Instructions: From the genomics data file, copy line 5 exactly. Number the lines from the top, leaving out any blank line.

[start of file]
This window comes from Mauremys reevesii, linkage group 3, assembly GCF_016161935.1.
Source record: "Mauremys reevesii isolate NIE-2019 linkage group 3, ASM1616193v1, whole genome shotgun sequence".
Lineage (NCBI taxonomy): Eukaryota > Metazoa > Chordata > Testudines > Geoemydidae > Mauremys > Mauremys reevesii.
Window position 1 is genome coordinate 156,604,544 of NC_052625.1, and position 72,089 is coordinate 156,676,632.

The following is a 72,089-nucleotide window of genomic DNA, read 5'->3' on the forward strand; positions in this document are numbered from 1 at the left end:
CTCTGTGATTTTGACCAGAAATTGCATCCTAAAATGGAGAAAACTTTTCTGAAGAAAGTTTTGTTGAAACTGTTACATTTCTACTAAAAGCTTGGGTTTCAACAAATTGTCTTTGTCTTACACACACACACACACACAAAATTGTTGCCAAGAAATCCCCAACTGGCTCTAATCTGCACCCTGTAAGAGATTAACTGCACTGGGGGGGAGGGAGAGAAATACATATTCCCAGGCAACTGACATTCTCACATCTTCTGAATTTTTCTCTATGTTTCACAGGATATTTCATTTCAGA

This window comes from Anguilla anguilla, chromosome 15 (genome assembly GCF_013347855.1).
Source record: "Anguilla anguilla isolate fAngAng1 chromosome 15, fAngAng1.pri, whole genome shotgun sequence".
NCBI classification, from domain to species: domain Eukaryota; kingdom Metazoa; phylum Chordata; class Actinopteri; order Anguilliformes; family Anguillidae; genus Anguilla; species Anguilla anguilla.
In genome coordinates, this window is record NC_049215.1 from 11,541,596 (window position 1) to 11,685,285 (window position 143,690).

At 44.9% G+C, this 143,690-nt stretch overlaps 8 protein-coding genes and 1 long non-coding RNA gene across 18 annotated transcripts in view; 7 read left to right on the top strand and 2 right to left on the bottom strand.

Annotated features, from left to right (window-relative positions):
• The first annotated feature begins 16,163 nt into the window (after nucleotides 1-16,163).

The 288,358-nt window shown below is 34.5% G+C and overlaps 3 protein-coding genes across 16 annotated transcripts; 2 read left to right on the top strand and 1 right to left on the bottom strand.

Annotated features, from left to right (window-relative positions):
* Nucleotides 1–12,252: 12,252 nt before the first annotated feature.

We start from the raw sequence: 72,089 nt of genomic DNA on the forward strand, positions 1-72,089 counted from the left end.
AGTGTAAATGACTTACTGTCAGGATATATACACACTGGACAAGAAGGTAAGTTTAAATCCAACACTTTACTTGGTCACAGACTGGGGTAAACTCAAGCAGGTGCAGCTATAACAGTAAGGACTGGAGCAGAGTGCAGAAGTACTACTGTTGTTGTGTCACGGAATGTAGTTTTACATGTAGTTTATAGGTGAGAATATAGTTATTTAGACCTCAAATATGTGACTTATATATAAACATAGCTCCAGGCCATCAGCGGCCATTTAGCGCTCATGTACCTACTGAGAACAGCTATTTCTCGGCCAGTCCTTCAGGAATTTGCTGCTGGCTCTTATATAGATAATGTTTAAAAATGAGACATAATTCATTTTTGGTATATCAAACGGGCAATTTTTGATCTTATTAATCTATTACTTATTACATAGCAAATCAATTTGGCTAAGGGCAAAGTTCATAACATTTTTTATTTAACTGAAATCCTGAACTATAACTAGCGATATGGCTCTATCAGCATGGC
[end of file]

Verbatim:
The following is a 72,089-nucleotide window of genomic DNA, read 5'->3' on the forward strand; positions in this document are numbered from 1 at the left end: